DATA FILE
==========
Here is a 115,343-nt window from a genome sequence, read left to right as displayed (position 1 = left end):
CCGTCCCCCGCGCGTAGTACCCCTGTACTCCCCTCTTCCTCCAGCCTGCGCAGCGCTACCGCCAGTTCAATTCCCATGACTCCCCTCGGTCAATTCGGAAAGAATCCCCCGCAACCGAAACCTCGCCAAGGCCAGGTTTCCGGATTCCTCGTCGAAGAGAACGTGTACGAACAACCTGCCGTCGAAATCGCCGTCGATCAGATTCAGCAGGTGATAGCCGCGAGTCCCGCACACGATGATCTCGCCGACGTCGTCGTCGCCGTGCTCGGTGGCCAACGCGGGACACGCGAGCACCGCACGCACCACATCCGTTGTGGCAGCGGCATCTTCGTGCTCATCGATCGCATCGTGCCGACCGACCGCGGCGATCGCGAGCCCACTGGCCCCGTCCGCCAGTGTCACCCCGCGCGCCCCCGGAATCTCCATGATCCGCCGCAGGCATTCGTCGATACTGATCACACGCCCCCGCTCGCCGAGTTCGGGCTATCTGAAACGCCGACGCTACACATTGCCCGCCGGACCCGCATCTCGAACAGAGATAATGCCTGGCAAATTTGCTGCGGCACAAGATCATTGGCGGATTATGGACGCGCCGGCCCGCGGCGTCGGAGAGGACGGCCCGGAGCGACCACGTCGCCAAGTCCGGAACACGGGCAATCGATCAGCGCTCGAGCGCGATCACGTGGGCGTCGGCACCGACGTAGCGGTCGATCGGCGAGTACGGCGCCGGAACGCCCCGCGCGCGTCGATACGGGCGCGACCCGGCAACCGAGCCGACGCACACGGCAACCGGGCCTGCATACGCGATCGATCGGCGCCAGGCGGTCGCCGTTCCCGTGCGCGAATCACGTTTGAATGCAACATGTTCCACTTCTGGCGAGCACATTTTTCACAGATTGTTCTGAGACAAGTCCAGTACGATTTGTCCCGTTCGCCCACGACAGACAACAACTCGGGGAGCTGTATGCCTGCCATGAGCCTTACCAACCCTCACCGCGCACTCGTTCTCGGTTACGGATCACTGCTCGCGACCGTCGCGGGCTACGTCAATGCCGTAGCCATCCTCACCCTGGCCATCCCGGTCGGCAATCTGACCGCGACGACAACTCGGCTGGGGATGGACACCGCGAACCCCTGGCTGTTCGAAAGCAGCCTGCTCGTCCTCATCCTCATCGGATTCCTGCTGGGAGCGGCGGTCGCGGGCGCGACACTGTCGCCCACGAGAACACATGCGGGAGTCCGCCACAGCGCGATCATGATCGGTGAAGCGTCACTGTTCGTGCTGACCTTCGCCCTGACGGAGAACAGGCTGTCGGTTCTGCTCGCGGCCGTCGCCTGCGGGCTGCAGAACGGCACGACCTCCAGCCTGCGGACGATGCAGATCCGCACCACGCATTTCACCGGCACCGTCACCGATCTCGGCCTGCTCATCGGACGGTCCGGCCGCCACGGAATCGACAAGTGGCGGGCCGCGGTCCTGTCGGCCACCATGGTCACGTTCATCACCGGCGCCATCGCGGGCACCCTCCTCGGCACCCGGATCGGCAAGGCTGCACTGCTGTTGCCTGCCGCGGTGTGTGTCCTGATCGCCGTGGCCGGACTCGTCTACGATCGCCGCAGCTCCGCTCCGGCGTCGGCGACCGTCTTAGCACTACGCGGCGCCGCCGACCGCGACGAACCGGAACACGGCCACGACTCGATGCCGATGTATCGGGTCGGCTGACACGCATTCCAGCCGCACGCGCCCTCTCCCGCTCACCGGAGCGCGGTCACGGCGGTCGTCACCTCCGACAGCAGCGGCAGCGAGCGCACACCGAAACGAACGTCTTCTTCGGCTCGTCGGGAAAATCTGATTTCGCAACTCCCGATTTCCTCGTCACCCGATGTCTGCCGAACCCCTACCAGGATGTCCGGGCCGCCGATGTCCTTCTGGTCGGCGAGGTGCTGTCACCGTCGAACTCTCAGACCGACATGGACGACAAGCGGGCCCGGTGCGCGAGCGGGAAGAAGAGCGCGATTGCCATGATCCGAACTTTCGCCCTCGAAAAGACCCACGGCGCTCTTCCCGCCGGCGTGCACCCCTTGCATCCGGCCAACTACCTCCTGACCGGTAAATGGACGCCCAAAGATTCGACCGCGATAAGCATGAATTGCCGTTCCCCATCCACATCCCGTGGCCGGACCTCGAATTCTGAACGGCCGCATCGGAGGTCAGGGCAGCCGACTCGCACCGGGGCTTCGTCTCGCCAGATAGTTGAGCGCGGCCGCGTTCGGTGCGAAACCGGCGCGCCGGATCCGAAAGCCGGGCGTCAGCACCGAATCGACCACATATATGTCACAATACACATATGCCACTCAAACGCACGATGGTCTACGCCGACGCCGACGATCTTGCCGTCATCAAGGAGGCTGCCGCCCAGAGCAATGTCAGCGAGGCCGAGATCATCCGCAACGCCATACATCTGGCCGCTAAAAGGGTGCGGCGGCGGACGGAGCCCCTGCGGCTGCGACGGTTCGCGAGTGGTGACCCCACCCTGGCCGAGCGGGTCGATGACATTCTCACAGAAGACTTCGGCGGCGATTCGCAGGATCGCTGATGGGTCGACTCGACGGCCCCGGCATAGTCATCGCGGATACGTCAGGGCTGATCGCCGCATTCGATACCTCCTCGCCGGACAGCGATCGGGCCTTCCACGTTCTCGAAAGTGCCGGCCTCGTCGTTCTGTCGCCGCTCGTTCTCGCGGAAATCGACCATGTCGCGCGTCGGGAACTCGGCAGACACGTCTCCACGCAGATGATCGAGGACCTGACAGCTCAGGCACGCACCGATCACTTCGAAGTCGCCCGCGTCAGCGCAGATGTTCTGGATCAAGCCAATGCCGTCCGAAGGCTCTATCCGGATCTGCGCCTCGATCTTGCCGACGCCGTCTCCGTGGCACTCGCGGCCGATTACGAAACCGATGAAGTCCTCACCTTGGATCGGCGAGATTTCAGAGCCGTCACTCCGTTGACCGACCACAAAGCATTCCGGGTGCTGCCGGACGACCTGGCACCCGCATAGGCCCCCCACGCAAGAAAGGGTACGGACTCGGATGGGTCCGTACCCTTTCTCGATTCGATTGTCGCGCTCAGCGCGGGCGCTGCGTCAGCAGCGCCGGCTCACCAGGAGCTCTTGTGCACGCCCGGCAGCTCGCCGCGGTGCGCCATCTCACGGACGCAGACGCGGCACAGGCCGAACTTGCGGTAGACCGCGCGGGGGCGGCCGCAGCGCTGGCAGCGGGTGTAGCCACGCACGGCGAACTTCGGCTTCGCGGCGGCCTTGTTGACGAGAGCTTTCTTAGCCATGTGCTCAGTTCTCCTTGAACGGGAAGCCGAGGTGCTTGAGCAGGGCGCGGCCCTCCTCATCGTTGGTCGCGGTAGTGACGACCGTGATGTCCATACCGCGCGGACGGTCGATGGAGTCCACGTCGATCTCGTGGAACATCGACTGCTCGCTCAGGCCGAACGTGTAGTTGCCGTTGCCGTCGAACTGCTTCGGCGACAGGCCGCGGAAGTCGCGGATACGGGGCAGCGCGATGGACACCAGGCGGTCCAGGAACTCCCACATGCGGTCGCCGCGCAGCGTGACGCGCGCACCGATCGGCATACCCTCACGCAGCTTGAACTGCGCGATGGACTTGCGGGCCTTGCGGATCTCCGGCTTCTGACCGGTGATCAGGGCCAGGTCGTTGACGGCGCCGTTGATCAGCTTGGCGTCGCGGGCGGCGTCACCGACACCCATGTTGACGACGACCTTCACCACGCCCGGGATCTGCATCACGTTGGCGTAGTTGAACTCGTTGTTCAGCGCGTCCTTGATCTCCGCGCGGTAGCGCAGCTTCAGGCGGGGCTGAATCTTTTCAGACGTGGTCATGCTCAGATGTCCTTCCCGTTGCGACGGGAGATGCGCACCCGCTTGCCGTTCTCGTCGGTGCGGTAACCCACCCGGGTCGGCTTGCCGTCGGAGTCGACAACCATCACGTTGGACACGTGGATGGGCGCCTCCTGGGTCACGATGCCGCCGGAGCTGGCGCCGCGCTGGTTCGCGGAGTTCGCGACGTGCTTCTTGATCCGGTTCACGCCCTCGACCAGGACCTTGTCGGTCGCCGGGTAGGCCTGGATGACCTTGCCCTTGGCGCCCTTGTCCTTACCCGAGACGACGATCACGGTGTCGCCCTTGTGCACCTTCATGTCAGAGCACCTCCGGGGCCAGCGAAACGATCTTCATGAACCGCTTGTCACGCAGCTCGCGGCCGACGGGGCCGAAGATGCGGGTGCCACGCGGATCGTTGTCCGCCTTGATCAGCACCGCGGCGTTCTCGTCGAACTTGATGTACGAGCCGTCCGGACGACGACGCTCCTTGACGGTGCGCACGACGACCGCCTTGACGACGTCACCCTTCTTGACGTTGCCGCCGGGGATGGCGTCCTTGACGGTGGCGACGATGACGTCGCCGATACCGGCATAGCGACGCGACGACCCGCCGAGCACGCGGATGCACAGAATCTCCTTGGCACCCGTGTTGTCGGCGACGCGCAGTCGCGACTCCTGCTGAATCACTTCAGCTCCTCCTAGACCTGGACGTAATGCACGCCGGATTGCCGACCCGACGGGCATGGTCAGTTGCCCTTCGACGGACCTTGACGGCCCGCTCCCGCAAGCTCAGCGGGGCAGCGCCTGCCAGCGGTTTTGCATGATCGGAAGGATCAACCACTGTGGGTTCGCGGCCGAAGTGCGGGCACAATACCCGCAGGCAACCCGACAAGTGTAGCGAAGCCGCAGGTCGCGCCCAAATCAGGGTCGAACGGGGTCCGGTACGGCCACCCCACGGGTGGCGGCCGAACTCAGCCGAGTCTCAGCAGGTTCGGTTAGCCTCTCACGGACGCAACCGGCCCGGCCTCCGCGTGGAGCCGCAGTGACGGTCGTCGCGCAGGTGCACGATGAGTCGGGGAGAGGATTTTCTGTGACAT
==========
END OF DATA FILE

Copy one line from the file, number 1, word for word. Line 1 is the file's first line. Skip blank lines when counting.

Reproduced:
Here is a 115,343-nt window from a genome sequence, read left to right as displayed (position 1 = left end):